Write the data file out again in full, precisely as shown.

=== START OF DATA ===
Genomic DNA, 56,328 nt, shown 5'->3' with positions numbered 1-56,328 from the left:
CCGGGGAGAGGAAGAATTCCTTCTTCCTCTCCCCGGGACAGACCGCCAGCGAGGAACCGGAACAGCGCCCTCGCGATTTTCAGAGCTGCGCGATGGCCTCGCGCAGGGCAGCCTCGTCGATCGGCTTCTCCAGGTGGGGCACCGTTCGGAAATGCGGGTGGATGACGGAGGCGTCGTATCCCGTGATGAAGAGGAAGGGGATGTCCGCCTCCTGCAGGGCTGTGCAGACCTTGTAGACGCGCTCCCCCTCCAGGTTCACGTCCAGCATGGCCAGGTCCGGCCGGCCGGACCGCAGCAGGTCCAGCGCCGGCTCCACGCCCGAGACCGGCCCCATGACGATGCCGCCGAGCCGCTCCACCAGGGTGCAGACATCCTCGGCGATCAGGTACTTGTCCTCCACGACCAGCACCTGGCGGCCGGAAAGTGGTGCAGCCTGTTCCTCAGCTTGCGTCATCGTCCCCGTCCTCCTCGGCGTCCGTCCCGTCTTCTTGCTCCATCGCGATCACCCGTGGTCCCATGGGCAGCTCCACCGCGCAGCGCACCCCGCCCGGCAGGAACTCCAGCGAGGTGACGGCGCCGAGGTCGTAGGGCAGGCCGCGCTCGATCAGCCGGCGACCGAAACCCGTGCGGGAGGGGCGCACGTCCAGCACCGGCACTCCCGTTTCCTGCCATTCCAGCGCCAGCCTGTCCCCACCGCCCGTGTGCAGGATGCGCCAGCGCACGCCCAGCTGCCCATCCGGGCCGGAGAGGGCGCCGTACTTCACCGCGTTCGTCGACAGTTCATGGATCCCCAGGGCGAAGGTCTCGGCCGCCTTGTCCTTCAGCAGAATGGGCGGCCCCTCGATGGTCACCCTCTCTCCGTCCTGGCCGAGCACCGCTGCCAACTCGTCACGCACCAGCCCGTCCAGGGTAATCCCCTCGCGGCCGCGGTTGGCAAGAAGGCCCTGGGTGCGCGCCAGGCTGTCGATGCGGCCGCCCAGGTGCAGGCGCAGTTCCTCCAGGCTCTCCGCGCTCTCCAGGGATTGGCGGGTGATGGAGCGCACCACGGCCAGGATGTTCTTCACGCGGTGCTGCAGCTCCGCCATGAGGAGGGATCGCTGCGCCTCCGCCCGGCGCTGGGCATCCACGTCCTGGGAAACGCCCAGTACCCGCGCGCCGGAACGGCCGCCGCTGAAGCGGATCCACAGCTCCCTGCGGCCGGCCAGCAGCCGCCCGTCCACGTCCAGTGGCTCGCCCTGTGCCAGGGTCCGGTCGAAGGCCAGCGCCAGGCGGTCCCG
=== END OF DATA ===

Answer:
Genomic DNA, 56,328 nt, shown 5'->3' with positions numbered 1-56,328 from the left:
CCGGGGAGAGGAAGAATTCCTTCTTCCTCTCCCCGGGACAGACCGCCAGCGAGGAACCGGAACAGCGCCCTCGCGATTTTCAGAGCTGCGCGATGGCCTCGCGCAGGGCAGCCTCGTCGATCGGCTTCTCCAGGTGGGGCACCGTTCGGAAATGCGGGTGGATGACGGAGGCGTCGTATCCCGTGATGAAGAGGAAGGGGATGTCCGCCTCCTGCAGGGCTGTGCAGACCTTGTAGACGCGCTCCCCCTCCAGGTTCACGTCCAGCATGGCCAGGTCCGGCCGGCCGGACCGCAGCAGGTCCAGCGCCGGCTCCACGCCCGAGACCGGCCCCATGACGATGCCGCCGAGCCGCTCCACCAGGGTGCAGACATCCTCGGCGATCAGGTACTTGTCCTCCACGACCAGCACCTGGCGGCCGGAAAGTGGTGCAGCCTGTTCCTCAGCTTGCGTCATCGTCCCCGTCCTCCTCGGCGTCCGTCCCGTCTTCTTGCTCCATCGCGATCACCCGTGGTCCCATGGGCAGCTCCACCGCGCAGCGCACCCCGCCCGGCAGGAACTCCAGCGAGGTGACGGCGCCGAGGTCGTAGGGCAGGCCGCGCTCGATCAGCCGGCGACCGAAACCCGTGCGGGAGGGGCGCACGTCCAGCACCGGCACTCCCGTTTCCTGCCATTCCAGCGCCAGCCTGTCCCCACCGCCCGTGTGCAGGATGCGCCAGCGCACGCCCAGCTGCCCATCCGGGCCGGAGAGGGCGCCGTACTTCACCGCGTTCGTCGACAGTTCATGGATCCCCAGGGCGAAGGTCTCGGCCGCCTTGTCCTTCAGCAGAATGGGCGGCCCCTCGATGGTCACCCTCTCTCCGTCCTGGCCGAGCACCGCTGCCAACTCGTCACGCACCAGCCCGTCCAGGGTAATCCCCTCGCGGCCGCGGTTGGCAAGAAGGCCCTGGGTGCGCGCCAGGCTGTCGATGCGGCCGCCCAGGTGCAGGCGCAGTTCCTCCAGGCTCTCCGCGCTCTCCAGGGATTGGCGGGTGATGGAGCGCACCACGGCCAGGATGTTCTTCACGCGGTGCTGCAGCTCCGCCATGAGGAGGGATCGCTGCGCCTCCGCCCGGCGCTGGGCATCCACGTCCTGGGAAACGCCCAGTACCCGCGCGCCGGAACGGCCGCCGCTGAAGCGGATCCACAGCTCCCTGCGGCCGGCCAGCAGCCGCCCGTCCACGTCCAGTGGCTCGCCCTGTGCCAGGGTCCGGTCGAAGGCCAGCGCCAGGCGGTCCCG